Maxine Clamage

Letters to a Lost Soldier – The Ten Commandments and World War II

Dear Daddy,

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(I originally wrote in March, 1945) We were bickering about Passover and Easter while coloring eggs at a Brownies meeting.  “You’re forgetting The Girl Scout Promise,” said our leader. “We are all Americans. We obey the Ten Commandments. Think about what we have in common instead of dwelling on our differences.”



I remember what you taught me about not stealing, lying and murdering. Our leader talked about serving God and our country.  She said we wouldn’t be at war with ourselves or other countries if we obeyed the Commandment to put God first. “The German people worship the dictator Hitler who wants to replace God in their hearts and substitute the swastika for the cross.  The Japanese people worship their Emperor Hirohito as a god.” 

“We shouldn’t fight with each other, especially at this time of the year. There is room for people to celebrate Passover or Easter and you should learn and practice all of the Ten Commandments.  Please ask your parents, your pastor, priest, rabbi or your Sunday school teacher to help you,” she said.

 I’m the only one in my chapter of Brownies who doesn’t attend church or synagogue. I cry when I think of you far away in a Prisoner of War camp. No one helps me at home. Mimi is preparing food for Pesach. We don’t eat ham, pork, bacon or shellfish and that’s how I know I am Jewish. It’s OK for you to eat SPAM, Daddy, to keep alive if you are starving.

When you return from the war, Daddy, I won’t pester you.  I’ll wait until you put your book aside and then ask questions like I used to do before you went in the Army. I miss you, Daddy, because you always took the time to explain things and answer my questions.

I read the Encyclopedia Britannica and learned not to bear false witness.  My sister picks on me, calls me “Fatty, fatty two by four, can’t get through the bathroom door,” and when I cry, she tells Mimi, Bepa or Mommy that I started it. I’ll try not to cry.

Bepa says that I should obey him because he is my grandfather, but the Commandment says to Honor Your Father and Mother.  I don’t like him when he threatens to whip my sister and me with his razor strap.  Mimi is kinder and I plan to give her a Mother’s Day card because she is a good grandmother.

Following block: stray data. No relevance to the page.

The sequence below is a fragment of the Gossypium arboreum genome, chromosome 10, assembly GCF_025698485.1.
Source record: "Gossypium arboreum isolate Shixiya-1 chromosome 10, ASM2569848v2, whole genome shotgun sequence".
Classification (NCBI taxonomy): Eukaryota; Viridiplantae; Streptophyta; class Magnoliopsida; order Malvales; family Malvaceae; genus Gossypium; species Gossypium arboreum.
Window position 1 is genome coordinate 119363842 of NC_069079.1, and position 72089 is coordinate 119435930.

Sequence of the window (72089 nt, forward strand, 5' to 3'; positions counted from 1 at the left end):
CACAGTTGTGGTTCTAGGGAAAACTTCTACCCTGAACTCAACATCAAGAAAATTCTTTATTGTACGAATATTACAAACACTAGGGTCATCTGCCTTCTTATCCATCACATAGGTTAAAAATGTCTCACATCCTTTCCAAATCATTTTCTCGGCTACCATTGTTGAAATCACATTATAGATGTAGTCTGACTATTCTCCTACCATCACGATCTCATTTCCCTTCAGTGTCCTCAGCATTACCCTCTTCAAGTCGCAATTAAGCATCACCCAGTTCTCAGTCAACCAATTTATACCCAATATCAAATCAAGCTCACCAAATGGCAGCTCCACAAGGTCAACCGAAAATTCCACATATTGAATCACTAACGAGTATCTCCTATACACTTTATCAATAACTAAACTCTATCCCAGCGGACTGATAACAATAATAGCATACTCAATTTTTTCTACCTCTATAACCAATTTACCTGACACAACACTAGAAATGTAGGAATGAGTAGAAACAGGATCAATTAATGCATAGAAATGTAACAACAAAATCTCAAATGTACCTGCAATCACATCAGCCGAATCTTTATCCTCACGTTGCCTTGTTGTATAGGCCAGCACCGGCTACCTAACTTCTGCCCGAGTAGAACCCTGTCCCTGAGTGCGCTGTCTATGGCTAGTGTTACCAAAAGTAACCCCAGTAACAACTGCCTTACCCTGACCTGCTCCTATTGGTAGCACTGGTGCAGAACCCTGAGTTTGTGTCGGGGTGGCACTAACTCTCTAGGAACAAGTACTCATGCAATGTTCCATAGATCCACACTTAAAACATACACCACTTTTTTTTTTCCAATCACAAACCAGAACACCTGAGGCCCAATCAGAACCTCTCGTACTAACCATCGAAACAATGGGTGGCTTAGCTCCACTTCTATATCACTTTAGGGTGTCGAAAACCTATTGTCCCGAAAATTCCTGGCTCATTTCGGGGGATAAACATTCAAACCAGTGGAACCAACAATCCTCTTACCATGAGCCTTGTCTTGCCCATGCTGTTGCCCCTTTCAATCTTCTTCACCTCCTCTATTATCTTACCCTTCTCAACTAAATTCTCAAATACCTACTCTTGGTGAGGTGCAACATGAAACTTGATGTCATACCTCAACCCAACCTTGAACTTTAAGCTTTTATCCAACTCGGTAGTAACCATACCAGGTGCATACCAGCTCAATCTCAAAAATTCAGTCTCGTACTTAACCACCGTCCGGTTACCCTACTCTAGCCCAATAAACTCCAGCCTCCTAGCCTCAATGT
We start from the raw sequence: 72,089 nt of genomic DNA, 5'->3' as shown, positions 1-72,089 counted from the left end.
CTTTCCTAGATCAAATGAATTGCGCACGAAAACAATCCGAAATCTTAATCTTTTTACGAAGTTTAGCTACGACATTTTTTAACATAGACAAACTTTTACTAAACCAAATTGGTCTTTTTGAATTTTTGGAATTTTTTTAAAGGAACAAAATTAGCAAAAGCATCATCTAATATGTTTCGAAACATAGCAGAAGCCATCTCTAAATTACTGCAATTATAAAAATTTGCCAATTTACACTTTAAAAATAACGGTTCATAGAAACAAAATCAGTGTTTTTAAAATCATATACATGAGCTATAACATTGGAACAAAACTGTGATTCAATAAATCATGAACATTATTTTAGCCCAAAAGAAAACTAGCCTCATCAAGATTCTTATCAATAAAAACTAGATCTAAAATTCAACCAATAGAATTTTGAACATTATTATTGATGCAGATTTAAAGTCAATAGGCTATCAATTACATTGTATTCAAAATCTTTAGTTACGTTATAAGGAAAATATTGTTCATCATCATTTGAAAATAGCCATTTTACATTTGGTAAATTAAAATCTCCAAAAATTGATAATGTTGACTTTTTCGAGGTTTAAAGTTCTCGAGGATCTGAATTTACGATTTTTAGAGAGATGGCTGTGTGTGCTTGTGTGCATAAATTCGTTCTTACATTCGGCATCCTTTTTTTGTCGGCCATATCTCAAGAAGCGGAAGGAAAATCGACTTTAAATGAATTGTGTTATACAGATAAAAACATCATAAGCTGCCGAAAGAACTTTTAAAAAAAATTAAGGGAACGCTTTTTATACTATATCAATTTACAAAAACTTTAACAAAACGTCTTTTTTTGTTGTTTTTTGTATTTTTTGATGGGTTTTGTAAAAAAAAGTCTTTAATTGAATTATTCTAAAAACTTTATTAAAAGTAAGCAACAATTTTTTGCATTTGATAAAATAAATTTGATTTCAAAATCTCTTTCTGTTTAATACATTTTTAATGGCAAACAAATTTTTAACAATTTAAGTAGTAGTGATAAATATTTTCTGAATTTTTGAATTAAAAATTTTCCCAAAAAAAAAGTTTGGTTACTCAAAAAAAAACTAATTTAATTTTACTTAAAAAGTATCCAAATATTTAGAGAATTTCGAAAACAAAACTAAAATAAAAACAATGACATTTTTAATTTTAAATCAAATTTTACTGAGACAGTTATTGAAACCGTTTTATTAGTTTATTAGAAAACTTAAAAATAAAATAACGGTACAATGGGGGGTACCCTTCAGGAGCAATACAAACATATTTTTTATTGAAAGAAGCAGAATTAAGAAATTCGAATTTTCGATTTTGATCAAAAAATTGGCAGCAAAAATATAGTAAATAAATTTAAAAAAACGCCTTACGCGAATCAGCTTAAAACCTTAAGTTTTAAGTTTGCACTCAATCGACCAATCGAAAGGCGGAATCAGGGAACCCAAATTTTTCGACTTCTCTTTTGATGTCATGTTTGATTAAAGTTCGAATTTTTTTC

I know the meaning of coveting.  I won’t be jealous when my sister receives new clothes and I get her hand-me-downs.  I’ll pretend her clothes are new because they are new for me. When she complains that I get a bigger piece of cake or Mommy always gives me the chicken liver, I will trade with her to stop the bickering at home.

I don’t have control over observing the Sabbath because Mommy wants us out of the house on Saturdays so she can have some peace and quiet.  We go to the movies when the weather is too cold to play outside.  If I sit in a chair at the movies, does that count for good or bad?  When I grow up and get married, I won’t force my children to go to the movies on Saturday afternoon just to get rid of them.

I learn a lot at the movies from the newsreels about the war. The Soviet forces are only 50 miles from Berlin.  Over 25,000 American troops have crossed the Rhine and are winning the war.  Some American ex-Prisoners of War who escaped said they were falsely told that Germany was winning the war.  The Nazis wanted the Prisoners of War to lose courage and be mentally defeated.  It’s not true.  The Allies are on their way to find you and free you from slavery.

Another thing I learn from the serials and Westerns is that the good guys always win the battles with the bad guys.  You and the other American soldiers are the good guys.  I hope you win soon and come home quickly.

Love,

Maxine   

 


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